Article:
General Education

Goals and Learning Objectives

The Core Fluencies

The entire General Education curriculum is designed around a set of core fluencies, which each of the courses develop to varying degrees. The core fluencies are basic to all the coursework, including the required English composition, foreign language courses, mathematics, natural science courses, Distribution Area courses, capstone LEH300-LEH301 sections, and writing intensive sections. These fluencies represent skills and abilities that overlap one another, as this diagram suggests.

Five Fluencies

Fluencies (also called Basic Skills, Competencies) are common to all the General Education required courses.  They are skills or abilities to think, communicate, analyze, interpret, etc.  These fluencies are developed over the student’s entire undergraduate career.

Communication and Language (written, oral, using English and other languages; also visual-graphic, aural non-verbal languages): Students will

  • Demonstrate a thorough understanding of context, audience, and purpose that is responsive to the assigned task(s) and focuses all elements of the work.
  • Use appropriate, relevant, and compelling content to illustrate mastery of the subject, conveying the writer's understanding, and shaping the whole work.
  • Demonstrate detailed attention to and successful execution of a wide range of conventions particular to a specific discipline and/or writing task(s), including organization, content, presentation, formatting, and stylistic choices.
  • Demonstrate skillful use of high-quality, credible, relevant sources to develop ideas that are appropriate for the discipline and genre of the writing.
  • Use graceful language that skillfully communicates meaning to readers with clarity and fluency and is virtually error-free.

Scientific (using laboratory technology and methodology, experimentation and demonstration, observation and confirmation): Students will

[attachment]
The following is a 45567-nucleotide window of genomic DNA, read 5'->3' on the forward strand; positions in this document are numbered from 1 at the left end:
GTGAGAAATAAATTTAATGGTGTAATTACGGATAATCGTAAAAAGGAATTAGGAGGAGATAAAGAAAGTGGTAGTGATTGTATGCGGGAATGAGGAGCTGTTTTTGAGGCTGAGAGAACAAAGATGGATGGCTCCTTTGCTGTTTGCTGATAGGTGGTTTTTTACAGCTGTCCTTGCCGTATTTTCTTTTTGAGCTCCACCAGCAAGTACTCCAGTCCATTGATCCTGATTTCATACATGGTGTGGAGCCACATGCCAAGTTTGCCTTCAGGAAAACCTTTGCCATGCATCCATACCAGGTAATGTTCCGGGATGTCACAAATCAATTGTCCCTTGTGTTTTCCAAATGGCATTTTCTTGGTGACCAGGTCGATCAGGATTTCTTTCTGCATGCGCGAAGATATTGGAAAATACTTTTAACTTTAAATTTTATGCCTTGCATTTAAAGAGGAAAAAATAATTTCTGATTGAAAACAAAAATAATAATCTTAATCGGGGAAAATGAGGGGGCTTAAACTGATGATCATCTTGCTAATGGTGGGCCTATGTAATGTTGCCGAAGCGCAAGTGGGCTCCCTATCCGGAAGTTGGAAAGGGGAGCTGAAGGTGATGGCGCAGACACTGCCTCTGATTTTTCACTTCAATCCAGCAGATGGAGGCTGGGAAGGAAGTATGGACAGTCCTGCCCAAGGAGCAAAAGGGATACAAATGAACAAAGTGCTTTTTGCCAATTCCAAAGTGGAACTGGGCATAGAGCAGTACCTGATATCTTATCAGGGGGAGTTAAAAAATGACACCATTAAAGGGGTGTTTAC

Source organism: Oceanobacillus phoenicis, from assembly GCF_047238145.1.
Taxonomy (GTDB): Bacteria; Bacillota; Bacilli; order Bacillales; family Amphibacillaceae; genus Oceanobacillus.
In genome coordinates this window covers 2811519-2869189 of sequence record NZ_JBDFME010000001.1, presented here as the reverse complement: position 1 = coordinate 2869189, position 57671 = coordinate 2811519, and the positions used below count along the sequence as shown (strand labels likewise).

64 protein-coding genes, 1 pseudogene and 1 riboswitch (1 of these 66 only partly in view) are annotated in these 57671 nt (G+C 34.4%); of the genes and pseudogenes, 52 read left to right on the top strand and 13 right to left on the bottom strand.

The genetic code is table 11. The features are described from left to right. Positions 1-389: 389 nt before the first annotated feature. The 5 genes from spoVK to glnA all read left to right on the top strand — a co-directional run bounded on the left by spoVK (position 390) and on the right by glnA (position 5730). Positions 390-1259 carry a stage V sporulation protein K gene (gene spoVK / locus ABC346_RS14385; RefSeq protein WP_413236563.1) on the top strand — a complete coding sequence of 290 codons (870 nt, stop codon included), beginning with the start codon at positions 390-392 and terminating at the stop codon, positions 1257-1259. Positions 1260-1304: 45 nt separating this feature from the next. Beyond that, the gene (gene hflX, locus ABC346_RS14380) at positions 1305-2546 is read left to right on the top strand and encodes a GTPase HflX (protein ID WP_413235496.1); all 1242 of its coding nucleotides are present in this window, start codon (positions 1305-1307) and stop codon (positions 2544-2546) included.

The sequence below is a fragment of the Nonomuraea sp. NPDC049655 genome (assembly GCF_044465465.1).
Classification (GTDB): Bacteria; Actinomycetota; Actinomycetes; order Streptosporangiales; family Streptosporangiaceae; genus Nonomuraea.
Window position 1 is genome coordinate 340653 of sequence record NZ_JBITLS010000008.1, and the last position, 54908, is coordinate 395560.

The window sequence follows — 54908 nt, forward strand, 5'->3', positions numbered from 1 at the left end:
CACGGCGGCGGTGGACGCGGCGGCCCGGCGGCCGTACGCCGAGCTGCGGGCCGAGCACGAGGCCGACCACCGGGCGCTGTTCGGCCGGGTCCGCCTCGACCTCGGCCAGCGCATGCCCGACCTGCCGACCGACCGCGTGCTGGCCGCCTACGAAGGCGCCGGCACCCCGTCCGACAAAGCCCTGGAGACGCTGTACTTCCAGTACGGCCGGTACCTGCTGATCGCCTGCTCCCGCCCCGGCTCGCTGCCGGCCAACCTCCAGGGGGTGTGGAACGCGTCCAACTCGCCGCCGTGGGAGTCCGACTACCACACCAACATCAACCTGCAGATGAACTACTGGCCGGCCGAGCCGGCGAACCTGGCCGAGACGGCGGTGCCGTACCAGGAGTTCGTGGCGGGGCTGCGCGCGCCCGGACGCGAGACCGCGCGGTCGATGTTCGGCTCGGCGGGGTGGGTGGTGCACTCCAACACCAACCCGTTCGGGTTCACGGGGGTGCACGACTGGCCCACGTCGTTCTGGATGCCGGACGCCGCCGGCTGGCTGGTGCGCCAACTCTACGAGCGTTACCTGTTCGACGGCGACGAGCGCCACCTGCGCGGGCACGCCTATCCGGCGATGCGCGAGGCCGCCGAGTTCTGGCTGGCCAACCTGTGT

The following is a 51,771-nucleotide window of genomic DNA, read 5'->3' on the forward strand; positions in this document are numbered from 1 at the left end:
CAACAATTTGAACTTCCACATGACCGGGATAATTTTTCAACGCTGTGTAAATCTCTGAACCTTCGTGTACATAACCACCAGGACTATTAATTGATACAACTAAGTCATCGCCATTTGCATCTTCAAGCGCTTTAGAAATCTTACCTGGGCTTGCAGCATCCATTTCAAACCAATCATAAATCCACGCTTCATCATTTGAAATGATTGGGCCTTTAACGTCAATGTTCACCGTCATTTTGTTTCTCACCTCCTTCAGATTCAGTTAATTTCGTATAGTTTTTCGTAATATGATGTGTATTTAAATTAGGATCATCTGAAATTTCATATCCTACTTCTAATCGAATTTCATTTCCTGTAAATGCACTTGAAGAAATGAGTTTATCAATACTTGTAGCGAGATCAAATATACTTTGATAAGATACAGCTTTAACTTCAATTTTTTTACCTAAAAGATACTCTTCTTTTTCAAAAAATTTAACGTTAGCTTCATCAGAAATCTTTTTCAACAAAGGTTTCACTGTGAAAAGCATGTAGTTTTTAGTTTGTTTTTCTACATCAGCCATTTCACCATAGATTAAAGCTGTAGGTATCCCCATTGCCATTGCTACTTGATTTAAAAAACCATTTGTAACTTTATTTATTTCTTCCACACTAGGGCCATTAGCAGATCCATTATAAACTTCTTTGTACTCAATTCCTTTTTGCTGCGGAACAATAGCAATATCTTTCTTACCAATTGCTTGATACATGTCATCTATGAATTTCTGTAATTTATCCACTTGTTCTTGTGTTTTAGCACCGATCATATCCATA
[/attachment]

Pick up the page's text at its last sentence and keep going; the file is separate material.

• Exhibit mature understanding that scientific inquiry is based on the search for mechanistic laws and predictability.
  • Demonstrate understanding of the major principles and theories of a particular scientific discipline.
  • Recognize the cycle of systematic study resulting from the interplay among hypotheses, experiments, and theories.
  • Make defensible claims based on scientific evidence and experimental conclusions.
  • Exhibit skill in formulating complete and clear hypotheses, and in designing and testing working hypotheses, including use of appropriate experimental controls.
  • Produce analyses, interpretations, or sound scientific conclusions fully and clearly supported by the data collected.

Informational and technological (using Internet and similar shared resources, computerized and multimedia data): Students will

  • Effectively define the scope of the research question or thesis, effectively determine key concepts, select types of information (sources) that directly relate to concepts or answer research questions.
  • Access information using effective, well-designed search strategies and most appropriate information sources.